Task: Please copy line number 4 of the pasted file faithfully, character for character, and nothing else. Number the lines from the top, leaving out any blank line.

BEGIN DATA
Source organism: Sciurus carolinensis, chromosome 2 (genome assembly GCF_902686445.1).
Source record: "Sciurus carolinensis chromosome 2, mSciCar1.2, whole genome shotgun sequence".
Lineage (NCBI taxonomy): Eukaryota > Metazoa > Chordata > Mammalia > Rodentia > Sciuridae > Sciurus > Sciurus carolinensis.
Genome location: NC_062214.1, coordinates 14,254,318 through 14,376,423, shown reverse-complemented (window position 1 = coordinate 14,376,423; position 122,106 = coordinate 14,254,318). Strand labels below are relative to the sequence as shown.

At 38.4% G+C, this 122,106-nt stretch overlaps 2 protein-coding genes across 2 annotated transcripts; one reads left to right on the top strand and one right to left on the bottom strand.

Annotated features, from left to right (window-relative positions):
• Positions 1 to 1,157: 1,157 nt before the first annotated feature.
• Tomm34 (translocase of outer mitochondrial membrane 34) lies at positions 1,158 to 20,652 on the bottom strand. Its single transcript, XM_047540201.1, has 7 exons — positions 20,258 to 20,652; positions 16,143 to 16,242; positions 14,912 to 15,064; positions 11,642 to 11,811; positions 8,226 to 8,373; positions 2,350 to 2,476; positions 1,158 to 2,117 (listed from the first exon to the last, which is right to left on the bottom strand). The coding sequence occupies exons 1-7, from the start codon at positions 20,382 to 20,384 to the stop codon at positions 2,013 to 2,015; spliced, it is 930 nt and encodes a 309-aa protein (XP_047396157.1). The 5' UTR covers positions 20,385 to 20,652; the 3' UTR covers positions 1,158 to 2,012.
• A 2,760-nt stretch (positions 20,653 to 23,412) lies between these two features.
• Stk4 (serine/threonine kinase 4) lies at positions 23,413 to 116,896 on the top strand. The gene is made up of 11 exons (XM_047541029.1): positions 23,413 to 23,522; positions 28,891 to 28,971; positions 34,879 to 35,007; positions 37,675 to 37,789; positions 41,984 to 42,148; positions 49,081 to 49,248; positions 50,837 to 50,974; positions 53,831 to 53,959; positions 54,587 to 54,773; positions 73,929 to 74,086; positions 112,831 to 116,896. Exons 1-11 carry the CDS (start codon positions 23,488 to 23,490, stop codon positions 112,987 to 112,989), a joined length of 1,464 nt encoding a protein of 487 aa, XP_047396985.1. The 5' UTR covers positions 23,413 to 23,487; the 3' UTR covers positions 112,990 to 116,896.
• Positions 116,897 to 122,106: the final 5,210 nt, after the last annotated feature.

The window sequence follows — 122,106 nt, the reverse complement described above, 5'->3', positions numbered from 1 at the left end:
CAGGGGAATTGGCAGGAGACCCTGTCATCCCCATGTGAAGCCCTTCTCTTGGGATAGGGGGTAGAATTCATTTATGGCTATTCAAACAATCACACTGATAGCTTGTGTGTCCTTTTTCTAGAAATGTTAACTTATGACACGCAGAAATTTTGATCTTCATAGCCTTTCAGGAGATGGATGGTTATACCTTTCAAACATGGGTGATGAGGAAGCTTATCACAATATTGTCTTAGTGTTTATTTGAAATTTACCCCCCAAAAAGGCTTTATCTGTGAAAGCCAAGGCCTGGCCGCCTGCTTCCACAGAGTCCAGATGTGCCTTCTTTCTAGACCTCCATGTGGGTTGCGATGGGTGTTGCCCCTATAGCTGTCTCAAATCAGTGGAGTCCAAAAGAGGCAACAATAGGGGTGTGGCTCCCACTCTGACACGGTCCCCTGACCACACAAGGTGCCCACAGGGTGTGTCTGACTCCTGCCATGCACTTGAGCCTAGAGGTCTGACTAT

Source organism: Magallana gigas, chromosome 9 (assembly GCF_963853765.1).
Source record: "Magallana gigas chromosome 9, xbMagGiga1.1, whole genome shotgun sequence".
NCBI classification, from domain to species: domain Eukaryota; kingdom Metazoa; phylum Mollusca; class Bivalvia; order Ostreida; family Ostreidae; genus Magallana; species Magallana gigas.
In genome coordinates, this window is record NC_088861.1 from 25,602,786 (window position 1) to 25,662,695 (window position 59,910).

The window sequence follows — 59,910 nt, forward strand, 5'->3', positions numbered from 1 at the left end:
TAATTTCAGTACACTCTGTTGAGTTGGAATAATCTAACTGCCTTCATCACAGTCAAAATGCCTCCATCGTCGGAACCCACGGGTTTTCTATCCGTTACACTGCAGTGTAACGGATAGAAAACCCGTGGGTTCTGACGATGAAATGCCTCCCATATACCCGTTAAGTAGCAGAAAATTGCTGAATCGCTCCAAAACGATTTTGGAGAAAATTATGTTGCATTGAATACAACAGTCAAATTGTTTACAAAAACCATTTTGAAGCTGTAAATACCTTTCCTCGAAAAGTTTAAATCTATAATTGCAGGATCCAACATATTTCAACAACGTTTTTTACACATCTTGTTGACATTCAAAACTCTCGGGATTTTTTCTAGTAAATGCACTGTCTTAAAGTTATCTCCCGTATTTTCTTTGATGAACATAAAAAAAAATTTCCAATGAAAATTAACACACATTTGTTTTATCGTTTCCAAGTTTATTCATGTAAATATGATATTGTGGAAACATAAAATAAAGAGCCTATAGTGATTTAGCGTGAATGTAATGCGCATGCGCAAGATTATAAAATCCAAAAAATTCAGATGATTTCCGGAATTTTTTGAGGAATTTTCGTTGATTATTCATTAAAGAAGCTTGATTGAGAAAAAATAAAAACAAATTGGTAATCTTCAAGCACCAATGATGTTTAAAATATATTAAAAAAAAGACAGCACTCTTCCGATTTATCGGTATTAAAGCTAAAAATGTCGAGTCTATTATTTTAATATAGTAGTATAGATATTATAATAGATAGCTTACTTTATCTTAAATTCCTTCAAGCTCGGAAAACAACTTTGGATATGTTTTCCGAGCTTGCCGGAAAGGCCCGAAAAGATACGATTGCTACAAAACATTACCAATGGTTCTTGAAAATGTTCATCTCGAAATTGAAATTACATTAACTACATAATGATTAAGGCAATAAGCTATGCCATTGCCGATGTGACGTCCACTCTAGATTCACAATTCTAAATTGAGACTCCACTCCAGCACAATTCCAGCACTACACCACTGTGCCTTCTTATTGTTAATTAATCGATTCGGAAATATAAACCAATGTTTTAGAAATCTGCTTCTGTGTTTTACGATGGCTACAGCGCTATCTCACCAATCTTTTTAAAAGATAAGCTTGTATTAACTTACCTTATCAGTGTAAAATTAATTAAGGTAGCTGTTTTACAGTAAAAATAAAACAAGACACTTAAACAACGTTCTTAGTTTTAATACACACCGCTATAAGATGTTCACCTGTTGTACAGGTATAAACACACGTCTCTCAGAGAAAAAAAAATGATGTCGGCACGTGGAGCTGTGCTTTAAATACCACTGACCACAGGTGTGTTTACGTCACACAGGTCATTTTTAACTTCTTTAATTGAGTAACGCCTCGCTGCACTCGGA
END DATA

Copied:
Genome location: NC_062214.1, coordinates 14,254,318 through 14,376,423, shown reverse-complemented (window position 1 = coordinate 14,376,423; position 122,106 = coordinate 14,254,318). Strand labels below are relative to the sequence as shown.